Wedding Videographer Refuses to Shoot Same-Sex Wedding, Says It's 'Against My Beliefs'

A wedding videographer from Colorado reportedly refused to work with a same-sex couple on their wedding day.

Anna Suhyda and her fiancée, Amanda Broadway, told KMGH-TV that MediaMansion in Denver refused to shoot their wedding in June in Boulder over "personal religious beliefs." The couple told the news station that Suhyda had reached out to the media company and spoke with one of the company's photographer's, Adam Snyder, after it was highly rated on the wedding website The Knot.

"He asked, 'What's your fiancée's name?' And I said, 'Amanda.' And I could tell he kind of paused on the phone, but I thought he was maybe jotting down notes," said Suhyda. "Then I got to work and looked at my email."

Suhyda told the news station that she received an email from MediaMansion that stated, "Unfortunately, at this time, we are not serving the LGBTQ community!"

The company posted the email that was sent Sunday on its Facebook page, stating while it had many LGBTQ clients, the company did not film "gay ceremonies or engagements" because of "personal religious beliefs."

"MediaManison is happy to work with people in the LGBTQ community! If a person who identifies as LGBT needs a video for their growing business, a vlog, short film idea, etc., we'd love to assist," the letter read. "We simply do not film gay ceremonies or engagements. This decision is based on personal religious beliefs. We do not ask that you agree with our beliefs but only ask that you respect our beliefs.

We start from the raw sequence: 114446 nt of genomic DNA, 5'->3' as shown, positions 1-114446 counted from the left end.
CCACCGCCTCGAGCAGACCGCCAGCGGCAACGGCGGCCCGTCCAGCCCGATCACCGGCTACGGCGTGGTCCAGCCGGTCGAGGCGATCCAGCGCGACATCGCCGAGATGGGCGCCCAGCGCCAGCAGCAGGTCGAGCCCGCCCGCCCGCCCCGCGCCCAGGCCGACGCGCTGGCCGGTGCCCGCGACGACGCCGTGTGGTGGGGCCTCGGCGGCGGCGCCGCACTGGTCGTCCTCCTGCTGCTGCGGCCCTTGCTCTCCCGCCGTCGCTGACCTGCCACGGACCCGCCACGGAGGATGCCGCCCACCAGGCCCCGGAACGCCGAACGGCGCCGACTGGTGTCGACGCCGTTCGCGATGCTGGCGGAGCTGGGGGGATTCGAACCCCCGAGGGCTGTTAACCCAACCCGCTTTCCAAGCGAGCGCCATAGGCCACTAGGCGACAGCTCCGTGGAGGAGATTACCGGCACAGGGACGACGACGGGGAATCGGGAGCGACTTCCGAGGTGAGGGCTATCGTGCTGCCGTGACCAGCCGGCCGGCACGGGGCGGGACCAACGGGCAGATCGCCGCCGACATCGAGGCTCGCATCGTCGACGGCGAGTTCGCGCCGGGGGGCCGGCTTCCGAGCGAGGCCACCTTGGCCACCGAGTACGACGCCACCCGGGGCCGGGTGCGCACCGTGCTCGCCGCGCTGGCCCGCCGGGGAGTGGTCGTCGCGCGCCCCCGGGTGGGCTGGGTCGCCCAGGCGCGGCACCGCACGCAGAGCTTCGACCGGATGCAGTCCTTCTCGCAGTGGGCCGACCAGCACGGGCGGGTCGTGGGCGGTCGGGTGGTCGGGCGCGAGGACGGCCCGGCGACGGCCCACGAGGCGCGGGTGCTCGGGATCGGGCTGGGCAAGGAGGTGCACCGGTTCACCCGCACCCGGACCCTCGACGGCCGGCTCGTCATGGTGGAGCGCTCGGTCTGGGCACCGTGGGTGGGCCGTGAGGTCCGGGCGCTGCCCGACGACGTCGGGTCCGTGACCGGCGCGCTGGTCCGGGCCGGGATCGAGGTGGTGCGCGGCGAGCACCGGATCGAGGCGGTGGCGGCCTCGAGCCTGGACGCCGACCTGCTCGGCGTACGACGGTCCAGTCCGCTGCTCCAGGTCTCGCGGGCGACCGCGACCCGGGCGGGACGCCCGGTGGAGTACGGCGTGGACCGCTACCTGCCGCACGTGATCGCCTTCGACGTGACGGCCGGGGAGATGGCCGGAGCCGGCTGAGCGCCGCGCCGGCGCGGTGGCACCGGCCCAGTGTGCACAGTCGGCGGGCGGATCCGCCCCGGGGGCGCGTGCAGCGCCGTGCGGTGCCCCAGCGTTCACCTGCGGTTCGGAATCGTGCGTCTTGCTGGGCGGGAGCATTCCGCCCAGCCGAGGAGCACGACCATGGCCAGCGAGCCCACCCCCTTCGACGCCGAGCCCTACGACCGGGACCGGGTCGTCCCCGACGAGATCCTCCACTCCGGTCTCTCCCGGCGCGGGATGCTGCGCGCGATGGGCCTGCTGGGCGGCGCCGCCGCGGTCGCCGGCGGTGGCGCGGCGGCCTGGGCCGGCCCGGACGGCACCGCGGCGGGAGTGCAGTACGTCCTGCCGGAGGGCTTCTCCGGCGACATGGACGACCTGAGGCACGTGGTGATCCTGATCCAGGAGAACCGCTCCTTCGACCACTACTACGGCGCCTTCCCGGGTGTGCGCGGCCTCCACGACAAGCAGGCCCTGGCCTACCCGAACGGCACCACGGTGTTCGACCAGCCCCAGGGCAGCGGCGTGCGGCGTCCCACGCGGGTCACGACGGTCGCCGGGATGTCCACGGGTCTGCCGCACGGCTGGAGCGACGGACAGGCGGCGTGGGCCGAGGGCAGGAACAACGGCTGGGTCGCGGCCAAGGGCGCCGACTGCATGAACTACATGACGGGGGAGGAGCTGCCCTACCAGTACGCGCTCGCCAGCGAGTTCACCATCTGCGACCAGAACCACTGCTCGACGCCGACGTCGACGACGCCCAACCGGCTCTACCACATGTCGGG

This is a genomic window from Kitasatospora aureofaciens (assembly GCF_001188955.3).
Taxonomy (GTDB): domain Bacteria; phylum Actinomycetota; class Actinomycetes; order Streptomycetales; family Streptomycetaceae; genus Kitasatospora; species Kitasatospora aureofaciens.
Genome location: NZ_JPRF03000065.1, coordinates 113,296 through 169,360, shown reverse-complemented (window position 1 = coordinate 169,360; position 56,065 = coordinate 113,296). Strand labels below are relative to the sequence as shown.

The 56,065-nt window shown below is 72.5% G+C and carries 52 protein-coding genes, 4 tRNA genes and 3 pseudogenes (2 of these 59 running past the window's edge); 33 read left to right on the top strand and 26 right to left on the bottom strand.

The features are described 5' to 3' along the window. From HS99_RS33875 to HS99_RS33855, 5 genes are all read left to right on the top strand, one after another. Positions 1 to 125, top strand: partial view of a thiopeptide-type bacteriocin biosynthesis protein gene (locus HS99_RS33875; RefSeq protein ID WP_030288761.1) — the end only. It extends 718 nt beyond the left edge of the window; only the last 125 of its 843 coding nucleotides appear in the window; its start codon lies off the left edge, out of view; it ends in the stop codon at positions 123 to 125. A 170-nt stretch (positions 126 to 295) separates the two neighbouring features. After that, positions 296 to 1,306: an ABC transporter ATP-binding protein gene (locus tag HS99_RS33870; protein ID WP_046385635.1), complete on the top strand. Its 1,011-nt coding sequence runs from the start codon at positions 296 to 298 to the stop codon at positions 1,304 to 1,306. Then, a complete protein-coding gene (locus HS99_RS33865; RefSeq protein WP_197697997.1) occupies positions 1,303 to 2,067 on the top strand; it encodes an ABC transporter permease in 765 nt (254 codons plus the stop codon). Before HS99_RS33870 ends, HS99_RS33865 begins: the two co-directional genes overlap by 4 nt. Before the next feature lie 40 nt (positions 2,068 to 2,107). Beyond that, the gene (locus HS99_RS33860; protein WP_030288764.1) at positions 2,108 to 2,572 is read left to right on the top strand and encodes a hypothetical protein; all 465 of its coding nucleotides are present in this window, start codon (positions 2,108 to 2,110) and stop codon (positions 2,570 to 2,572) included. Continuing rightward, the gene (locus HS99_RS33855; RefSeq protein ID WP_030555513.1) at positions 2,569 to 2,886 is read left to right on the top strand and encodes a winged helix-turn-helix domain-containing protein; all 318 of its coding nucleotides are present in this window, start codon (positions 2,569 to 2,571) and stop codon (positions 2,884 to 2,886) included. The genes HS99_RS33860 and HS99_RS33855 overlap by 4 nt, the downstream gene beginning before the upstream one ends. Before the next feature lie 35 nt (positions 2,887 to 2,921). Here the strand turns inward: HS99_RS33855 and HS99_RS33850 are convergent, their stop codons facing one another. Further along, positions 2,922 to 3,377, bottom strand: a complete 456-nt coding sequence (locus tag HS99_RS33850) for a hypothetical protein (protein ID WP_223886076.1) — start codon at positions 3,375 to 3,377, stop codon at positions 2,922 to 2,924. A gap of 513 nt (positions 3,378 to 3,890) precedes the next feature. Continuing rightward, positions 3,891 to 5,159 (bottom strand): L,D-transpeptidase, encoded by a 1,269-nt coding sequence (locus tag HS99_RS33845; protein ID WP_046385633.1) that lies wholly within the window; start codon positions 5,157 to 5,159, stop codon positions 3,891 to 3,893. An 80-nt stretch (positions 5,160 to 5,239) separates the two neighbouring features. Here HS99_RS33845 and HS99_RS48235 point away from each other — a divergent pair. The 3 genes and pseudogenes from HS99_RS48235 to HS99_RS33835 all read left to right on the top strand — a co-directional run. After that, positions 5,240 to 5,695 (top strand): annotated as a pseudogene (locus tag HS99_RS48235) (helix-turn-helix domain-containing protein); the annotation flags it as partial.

"We respect and love the LGBTQ community and are happy to refer them to friends or other vendors when we are not able to provide videography," the letter continued.

Suhyda told KMGH-TV that she did not believe this type of incident could occur in 2019.

"I just thought Denver was different. Not that he is every business, but I didn't think we'd had that here in 2019," Suhyda told the news station. "Our relationship shouldn't affect anybody in a negative way. So, the fact that it gets turned into that is just upsetting."

Benjamin Hostetter, the owner of MediaMansion, told KMGH-TV that the company did not hate the LGBTQ community. Hostetter told the news station that he had turned down more than one gay couple but was not discriminating against any community. He identified as Christian and claimed he had gay friends but said that producing a project that involves gay marriage is "against my beliefs," KMGH-TV reported.

"I believe it has to do with family and producing healthy families," said Hostetter. "I don't think there's a lot of good evidence out there that two men or two women can come together and have a really amazing effective family that is good and is everlasting."

The U.S. Supreme Court ruled in 2018 that a baker from Colorado had the constitutional right to refuse service to a same-sex couple in 2012 because of his religious beliefs. Charlie Craig and David Mullins filed a complaint with the Colorado Civil Rights Commission in 2012 after Jack Phillips, the owner of Masterpiece Cakeshop, refused to make a wedding cake for the same-sex couple.

A rainbow flag is displayed in front of the US Embassy in Berlin on June 13, 2016, as people pay tribute to the victims of the Orlando killing. A gay couple claim they were denied service from a wedding videographer for their wedding citing "religious beliefs." JOHN MACDOUGALL/AFP/Getty Images
Wedding Videographer Refuses to Shoot Same-Sex Wedding, Says It's 'Against My Beliefs' | U.S.